April 22, 2022

One of the great things about Sensory is the traction we have had over the years. Not just traction that produces revenues and profits, but traction that gives us insights into what hundreds of multibillion-dollar companies want in their speech solutions. Since Sensory introduced the first commercially successful voice triggers aka wake word that called up a voice assistant (e.g. Samsung Galaxy S2 and MotoX), we have been getting requests for the same thing:

“How do I get rid of the wake word?”

And we have been saying the same answer: it’s not easy but the way to do it is by combining other sensors (e.g. cameras, touch, IR, etc.).”

Of course, technically it’s easy! Sensory has great command-based engines like TrulyHandsfree that can listen for a large set of “disguised” wake-up commands like “turn the lights on” and “what time is it”. We have even larger engines like TrulyNatural that could be always on, private by design and listening for hundreds of thousands of commands. But the larger that listening set gets, the more difficult it is to eliminate the false accepts and false rejects…and that’s the issue.

Here’s what made me think of writing this blog…for three days over the past week, my kitchen conversations with my wife have been interrupted by Alexa when we weren’t talking to her. Now for clarity, I love Alexa, and I think Amazon has GREAT technology for both wake words and cloud-based revalidation (I believe Sensory is better overall, but that doesn’t change my point here), but if it’s not good enough with wake words it’s only going to get worse if we remove the wake words.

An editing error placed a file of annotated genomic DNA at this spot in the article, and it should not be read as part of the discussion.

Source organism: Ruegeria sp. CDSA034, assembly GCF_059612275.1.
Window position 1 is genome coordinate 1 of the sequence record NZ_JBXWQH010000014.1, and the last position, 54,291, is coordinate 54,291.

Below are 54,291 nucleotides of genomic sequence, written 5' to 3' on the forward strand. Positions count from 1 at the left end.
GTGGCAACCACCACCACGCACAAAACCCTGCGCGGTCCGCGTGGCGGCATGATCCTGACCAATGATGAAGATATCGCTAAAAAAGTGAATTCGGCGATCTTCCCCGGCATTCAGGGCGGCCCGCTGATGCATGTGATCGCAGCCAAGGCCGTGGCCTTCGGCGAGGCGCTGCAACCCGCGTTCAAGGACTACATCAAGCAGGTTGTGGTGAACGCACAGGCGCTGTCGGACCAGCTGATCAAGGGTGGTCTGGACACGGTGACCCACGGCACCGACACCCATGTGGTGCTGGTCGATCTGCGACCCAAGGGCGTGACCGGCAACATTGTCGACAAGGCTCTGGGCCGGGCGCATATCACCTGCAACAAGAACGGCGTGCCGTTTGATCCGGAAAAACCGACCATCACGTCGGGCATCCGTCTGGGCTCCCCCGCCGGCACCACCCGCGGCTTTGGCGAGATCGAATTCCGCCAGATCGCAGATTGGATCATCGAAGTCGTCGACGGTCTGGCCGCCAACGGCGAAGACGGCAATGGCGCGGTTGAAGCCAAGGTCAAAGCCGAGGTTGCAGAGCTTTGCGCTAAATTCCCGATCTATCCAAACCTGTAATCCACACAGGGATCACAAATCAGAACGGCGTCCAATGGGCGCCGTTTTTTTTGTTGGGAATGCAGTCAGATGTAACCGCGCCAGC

Now in some situations, it makes sense to have LIMITED open listening windows. We used to recommend this scheme to wearable companies that didn’t want to wear down the battery by being “always on”. The idea is to be “sometimes on” for example a wearable (or for that matter a smart speaker) could have a listening window that lasts for 5 seconds after any activity or voice communication. Some smart speaker makers are playing with this kind of approach in dialog-based situations.

I saw this article a few years ago saying Google might drop the wake word.. Yeah right. I had to turn off the wake word from my Android phone because half the times I mentioned Google it thought I said “Hey Google” or “OK Google” and started listening/spying on me. Even if they don’t interrupt me and start talking, I think it is totally unacceptable to listen to me when I talk about their brand.

So I get it…people want wake words to go away…but people want it to work after they go away. Not to interrupt accidentally, not to spy quietly analyzing everything spoken, and not to completely ignore. I think without the use of more sophisticated sensors and user-trained behaviors we are still a long way from getting rid of wake words for mainstream voice assistant users.

The examples I always here are things like “If I’m in the room with someone, I don’t need to start every conversation with “Hey XXX”, they just know I’m talking to them.” Well, they have all these great sensors that let them know you are talking to them, and until we get vision and more into our assistants, we are going to have to use wake words!

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